Spotlight on Solar Water Pumps
Situated at the heart of the water-food-energy nexus, solar water pumps can play a critical role in building climate resilience and propelling sustainable development. This snapshot quantifies the climate, social, and economic benefits that could be realized with modern irrigation access across 13 countries: Côte D’Ivoire, Ethiopia, India, Kenya, Malawi, Mozambique, Nigeria, Rwanda, Sierra Leone, Uganda, Tanzania, Zambia, and Zimbabwe. It finds that if existing irrigation access gaps for smallholder farmers in these countries were closed, 410 Mt of CO2 per year could be avoided and 98 million people would benefit from increased food security.
The impact of climate change on agricultural systems will have far-reaching consequences on livelihoods and food security. Within the agriculture sector, smallholder farmers1 are highly vulnerable to climate change. Many rely on rain-fed agriculture, cultivate small areas of land, and lack access to the technical or financial resources needed to develop more climate-resilient agriculture practices.2,3,4,5 Situated at the heart of the water-food-energy nexus, the solar water pump can play a critical role in building climate resilience and propelling sustainable development.
Using the Efficiency for Access Impact Assessment Framework for Solar Water Pumps, we estimate that over 43 million households in 11 countries across sub-Saharan Africa and South Asia are unable to access a solar water pump but could make use of one (see Section 2.2 in Net Zero Heroes: Scaling Efficient Appliances for Climate Change Mitigation, Adaptation & Resilience). The majority of these households are composed of smallholder farmers who practice agriculture on a small scale. For these farmers, the social, economic, and resilience benefits of expanded access are significant.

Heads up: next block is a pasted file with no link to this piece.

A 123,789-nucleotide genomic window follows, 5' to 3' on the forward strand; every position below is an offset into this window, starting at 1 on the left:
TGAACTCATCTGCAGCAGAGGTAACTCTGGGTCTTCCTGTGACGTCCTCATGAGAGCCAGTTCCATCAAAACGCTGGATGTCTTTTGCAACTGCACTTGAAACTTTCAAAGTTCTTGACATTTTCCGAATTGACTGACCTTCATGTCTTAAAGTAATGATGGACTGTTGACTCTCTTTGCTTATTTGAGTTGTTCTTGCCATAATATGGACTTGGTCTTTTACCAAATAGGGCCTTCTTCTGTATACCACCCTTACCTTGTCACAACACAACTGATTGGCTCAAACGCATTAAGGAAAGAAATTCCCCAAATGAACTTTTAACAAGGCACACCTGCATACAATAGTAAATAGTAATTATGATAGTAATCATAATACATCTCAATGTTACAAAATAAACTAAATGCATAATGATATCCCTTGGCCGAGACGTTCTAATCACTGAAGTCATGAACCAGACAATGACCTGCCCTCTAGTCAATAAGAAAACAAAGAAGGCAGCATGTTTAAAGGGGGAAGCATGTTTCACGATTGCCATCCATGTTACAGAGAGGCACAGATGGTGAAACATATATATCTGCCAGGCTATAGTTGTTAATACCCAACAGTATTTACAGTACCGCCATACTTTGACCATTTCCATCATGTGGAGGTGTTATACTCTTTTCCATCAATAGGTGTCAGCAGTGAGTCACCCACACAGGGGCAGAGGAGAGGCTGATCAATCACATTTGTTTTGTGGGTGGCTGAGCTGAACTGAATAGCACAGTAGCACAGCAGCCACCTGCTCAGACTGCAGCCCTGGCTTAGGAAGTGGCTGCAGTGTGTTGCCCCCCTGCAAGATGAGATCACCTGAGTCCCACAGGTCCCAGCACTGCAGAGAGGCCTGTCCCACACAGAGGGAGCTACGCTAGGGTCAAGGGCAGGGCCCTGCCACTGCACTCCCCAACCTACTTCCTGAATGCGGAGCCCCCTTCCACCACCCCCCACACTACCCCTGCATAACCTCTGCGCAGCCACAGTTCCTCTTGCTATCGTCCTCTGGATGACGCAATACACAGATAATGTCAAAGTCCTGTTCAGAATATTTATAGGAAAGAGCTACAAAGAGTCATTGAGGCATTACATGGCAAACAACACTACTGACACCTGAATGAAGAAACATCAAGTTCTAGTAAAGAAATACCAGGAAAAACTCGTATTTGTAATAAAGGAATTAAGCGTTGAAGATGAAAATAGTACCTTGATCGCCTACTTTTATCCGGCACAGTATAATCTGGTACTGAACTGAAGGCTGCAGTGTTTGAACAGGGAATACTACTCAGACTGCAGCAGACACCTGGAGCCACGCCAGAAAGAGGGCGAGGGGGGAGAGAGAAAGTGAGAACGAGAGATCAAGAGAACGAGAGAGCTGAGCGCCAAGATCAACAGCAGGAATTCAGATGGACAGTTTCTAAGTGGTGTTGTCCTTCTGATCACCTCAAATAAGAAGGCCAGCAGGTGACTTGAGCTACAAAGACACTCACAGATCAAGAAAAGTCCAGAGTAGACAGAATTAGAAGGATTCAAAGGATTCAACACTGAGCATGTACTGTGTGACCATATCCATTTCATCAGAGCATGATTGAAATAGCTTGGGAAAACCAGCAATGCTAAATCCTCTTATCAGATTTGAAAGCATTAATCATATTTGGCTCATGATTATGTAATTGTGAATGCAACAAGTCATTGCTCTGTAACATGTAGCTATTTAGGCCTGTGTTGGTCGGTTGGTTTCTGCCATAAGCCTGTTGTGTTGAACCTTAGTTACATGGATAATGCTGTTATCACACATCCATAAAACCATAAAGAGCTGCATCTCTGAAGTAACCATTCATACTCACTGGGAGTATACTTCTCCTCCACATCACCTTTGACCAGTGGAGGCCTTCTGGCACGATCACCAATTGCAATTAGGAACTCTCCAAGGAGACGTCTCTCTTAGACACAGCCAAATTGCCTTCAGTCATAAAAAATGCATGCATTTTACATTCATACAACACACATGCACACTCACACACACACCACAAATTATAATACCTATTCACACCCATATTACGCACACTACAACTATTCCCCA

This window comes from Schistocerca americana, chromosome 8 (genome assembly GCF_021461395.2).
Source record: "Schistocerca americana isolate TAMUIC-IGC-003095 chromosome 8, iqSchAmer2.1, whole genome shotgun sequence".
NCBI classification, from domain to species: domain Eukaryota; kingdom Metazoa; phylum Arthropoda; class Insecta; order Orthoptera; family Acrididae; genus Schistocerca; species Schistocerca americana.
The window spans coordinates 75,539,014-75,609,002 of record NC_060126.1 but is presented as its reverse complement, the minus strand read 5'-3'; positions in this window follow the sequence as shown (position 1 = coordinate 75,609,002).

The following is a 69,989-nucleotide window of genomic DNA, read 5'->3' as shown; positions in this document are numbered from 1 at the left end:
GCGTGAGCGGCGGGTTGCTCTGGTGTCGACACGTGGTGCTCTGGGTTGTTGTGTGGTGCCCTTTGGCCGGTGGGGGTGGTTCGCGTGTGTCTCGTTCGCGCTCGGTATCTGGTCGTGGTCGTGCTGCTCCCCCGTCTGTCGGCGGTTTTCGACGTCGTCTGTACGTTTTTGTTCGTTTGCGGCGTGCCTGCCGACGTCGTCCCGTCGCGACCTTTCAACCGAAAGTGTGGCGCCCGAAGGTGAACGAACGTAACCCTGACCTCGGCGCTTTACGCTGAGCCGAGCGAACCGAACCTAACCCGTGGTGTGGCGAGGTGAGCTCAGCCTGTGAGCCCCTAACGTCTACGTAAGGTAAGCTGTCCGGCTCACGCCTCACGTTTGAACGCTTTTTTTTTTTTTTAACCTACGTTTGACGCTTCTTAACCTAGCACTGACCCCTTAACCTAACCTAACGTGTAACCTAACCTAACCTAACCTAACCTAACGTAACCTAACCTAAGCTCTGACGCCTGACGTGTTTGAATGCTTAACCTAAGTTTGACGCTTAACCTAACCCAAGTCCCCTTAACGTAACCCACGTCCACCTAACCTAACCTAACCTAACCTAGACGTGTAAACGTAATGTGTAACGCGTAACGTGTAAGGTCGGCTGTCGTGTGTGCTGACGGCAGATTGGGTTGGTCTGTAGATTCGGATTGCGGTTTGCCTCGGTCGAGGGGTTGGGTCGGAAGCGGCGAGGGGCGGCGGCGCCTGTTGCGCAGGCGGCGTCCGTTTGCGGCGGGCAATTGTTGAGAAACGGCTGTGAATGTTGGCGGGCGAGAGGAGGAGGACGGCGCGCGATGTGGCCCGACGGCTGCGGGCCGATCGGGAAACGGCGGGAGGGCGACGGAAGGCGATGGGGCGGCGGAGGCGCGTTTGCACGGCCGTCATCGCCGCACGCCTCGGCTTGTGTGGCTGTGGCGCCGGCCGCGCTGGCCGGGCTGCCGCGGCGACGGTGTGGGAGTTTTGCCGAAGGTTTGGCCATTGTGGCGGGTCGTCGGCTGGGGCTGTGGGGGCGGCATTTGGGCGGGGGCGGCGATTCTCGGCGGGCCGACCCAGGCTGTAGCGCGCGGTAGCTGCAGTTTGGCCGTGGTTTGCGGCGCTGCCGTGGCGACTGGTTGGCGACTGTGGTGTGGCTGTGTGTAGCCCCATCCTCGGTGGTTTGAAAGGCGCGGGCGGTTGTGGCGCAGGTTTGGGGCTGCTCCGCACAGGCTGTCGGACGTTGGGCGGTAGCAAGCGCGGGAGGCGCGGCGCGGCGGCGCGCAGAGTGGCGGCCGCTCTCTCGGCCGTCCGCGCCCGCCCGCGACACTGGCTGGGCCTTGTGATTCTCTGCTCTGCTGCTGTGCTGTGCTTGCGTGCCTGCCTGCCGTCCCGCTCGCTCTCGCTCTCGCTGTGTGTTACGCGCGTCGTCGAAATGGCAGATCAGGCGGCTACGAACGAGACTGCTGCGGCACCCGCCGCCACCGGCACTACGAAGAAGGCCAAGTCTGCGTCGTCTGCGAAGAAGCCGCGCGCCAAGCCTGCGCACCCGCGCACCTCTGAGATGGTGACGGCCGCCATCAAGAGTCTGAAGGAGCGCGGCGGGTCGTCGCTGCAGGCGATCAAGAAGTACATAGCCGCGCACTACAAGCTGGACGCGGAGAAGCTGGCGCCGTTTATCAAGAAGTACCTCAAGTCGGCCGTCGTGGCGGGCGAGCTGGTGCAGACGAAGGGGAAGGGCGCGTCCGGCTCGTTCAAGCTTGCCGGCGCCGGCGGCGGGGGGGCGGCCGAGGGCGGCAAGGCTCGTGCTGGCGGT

We estimate that if the irrigation access gap (2.1 million people) were closed exclusively by solar pumps (see Section 2.2 of the paper), 98 million people would benefit from increased food security; 23 million from improved access to water, sanitation, and hygiene (WASH), and 13 million people—over 1 million of them women—would experience the time-saving benefits from reduced drudgery and manual labor (Table below). Beyond that, we estimate that over 15 million households would experience yield increases greater than 30% and that over 850,000 jobs could be created within the agriculture sector. Access to solar water pumps would also avoid future demand increases in fossil fuels.
If the entire access gap for solar water pumps were closed by solar pumps instead of diesel pumps, farmers would save over $100 billion USD in fuel costs and avoid emitting 410 Mt of CO2 per year. Collectively, the benefits from access to a solar water pump will help them adapt to numerous adverse environmental changes tapping into new sources of groundwater and building resilience to periods of social and economic hardship through reduced drudgery and greater farm productivity. Expanded use of solar water pumps, however, must be balanced with effective water management policies to protect against groundwater overdrafts. New access to mechanized water pumping in India and Nepal indicates that water pumping without sustainable water management can lower the water table and increase the use of energy to pump water at deeper levels.6 Developing and implementing sustainable water management practices can help ensure that water sources are not depleted unsustainably.